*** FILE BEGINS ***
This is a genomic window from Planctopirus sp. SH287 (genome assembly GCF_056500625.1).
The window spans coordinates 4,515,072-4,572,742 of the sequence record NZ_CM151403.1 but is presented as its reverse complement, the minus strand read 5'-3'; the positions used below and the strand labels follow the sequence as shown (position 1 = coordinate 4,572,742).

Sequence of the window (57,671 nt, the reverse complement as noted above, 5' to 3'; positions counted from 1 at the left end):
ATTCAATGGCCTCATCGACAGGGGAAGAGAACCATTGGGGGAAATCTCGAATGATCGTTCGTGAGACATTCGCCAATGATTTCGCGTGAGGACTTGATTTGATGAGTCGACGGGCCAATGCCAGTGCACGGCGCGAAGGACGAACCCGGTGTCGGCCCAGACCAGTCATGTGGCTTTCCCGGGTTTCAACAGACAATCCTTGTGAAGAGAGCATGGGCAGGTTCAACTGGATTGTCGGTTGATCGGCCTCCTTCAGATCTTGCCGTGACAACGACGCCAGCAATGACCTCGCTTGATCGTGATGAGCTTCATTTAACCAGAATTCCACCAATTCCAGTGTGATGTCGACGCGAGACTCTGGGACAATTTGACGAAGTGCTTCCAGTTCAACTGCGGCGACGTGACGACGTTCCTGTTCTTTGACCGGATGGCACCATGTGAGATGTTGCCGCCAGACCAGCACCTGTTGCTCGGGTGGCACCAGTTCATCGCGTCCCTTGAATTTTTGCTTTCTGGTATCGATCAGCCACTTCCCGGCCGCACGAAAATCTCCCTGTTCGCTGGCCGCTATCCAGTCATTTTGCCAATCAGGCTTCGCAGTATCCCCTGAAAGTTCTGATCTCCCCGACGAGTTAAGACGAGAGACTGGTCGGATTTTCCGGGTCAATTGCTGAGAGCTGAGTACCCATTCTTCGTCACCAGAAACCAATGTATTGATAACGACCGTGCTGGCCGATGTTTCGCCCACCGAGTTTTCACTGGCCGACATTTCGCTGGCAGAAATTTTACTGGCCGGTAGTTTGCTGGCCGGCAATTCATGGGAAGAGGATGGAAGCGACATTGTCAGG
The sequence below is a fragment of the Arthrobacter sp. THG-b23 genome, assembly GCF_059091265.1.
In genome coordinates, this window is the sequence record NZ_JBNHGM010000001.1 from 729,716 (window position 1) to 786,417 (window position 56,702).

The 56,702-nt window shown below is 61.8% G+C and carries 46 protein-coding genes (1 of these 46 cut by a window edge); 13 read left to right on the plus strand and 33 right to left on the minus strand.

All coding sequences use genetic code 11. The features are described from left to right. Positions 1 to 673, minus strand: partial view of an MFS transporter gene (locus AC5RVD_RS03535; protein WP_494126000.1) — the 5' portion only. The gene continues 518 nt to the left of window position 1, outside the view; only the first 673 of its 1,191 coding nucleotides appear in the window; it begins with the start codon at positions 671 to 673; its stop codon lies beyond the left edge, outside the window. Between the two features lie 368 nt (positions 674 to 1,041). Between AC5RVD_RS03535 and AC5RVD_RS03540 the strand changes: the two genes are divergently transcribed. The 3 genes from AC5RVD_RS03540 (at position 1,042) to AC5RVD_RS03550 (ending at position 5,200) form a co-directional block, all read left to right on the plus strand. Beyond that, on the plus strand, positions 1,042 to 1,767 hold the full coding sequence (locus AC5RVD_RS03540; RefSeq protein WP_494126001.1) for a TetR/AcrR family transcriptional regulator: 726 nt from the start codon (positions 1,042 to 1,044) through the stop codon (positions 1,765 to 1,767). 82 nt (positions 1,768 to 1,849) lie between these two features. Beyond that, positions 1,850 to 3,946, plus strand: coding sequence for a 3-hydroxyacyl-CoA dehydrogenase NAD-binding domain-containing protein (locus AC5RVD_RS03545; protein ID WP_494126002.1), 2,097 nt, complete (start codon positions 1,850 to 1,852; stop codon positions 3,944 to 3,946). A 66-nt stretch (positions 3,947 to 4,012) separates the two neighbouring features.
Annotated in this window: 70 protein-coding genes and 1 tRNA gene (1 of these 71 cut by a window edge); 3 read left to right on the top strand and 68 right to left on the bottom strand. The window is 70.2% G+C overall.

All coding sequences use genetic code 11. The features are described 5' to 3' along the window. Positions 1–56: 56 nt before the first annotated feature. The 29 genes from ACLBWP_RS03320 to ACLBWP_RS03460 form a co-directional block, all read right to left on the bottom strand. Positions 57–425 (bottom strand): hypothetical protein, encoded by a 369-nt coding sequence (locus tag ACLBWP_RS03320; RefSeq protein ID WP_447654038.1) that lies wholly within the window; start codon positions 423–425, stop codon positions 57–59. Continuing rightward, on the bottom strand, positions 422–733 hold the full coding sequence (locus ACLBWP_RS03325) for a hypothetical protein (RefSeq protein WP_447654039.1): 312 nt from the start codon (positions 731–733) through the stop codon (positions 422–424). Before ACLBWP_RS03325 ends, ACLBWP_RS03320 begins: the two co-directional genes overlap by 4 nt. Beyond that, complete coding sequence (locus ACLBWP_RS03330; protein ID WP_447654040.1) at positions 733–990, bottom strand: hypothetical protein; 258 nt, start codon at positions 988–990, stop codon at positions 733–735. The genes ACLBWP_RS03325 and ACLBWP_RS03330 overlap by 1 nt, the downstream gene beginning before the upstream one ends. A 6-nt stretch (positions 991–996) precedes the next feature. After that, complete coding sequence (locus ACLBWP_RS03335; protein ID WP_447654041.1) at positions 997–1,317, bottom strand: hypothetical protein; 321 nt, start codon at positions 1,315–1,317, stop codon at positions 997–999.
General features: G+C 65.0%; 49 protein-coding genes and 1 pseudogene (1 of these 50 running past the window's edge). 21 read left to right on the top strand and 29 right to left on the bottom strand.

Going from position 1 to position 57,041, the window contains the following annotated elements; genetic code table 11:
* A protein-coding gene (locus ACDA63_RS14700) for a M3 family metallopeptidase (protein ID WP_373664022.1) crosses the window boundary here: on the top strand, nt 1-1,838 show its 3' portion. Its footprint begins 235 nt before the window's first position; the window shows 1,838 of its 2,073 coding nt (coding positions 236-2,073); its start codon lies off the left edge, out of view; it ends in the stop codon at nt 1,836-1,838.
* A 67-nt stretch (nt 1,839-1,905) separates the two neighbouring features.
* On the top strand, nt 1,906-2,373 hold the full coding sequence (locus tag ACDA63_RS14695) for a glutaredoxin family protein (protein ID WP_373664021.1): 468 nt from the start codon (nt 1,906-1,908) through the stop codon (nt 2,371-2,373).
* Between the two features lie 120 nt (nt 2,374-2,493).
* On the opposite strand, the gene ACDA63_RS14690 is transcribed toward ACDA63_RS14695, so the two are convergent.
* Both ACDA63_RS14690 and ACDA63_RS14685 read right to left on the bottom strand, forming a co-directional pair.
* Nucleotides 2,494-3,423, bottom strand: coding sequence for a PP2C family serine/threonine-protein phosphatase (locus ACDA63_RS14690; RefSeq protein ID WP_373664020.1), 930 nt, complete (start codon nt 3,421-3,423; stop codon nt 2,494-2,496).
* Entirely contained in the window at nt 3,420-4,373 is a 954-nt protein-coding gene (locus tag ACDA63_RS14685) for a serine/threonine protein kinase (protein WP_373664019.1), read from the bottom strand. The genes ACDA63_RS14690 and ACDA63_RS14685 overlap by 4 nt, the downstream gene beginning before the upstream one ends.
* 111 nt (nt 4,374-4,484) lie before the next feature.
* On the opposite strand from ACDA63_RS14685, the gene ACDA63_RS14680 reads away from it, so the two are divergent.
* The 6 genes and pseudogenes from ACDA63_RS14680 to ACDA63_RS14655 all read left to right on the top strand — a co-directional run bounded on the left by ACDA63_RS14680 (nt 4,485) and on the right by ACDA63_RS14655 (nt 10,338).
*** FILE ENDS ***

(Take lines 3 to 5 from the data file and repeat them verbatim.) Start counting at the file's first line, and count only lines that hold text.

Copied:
Sequence of the window (57,671 nt, the reverse complement as noted above, 5' to 3'; positions counted from 1 at the left end):
ATTCAATGGCCTCATCGACAGGGGAAGAGAACCATTGGGGGAAATCTCGAATGATCGTTCGTGAGACATTCGCCAATGATTTCGCGTGAGGACTTGATTTGATGAGTCGACGGGCCAATGCCAGTGCACGGCGCGAAGGACGAACCCGGTGTCGGCCCAGACCAGTCATGTGGCTTTCCCGGGTTTCAACAGACAATCCTTGTGAAGAGAGCATGGGCAGGTTCAACTGGATTGTCGGTTGATCGGCCTCCTTCAGATCTTGCCGTGACAACGACGCCAGCAATGACCTCGCTTGATCGTGATGAGCTTCATTTAACCAGAATTCCACCAATTCCAGTGTGATGTCGACGCGAGACTCTGGGACAATTTGACGAAGTGCTTCCAGTTCAACTGCGGCGACGTGACGACGTTCCTGTTCTTTGACCGGATGGCACCATGTGAGATGTTGCCGCCAGACCAGCACCTGTTGCTCGGGTGGCACCAGTTCATCGCGTCCCTTGAATTTTTGCTTTCTGGTATCGATCAGCCACTTCCCGGCCGCACGAAAATCTCCCTGTTCGCTGGCCGCTATCCAGTCATTTTGCCAATCAGGCTTCGCAGTATCCCCTGAAAGTTCTGATCTCCCCGACGAGTTAAGACGAGAGACTGGTCGGATTTTCCGGGTCAATTGCTGAGAGCTGAGTACCCATTCTTCGTCACCAGAAACCAATGTATTGATAACGACCGTGCTGGCCGATGTTTCGCCCACCGAGTTTTCACTGGCCGACATTTCGCTGGCAGAAATTTTACTGGCCGGTAGTTTGCTGGCCGGCAATTCATGGGAAGAGGATGGAAGCGACATTGTCAGG
The sequence below is a fragment of the Arthrobacter sp. THG-b23 genome, assembly GCF_059091265.1.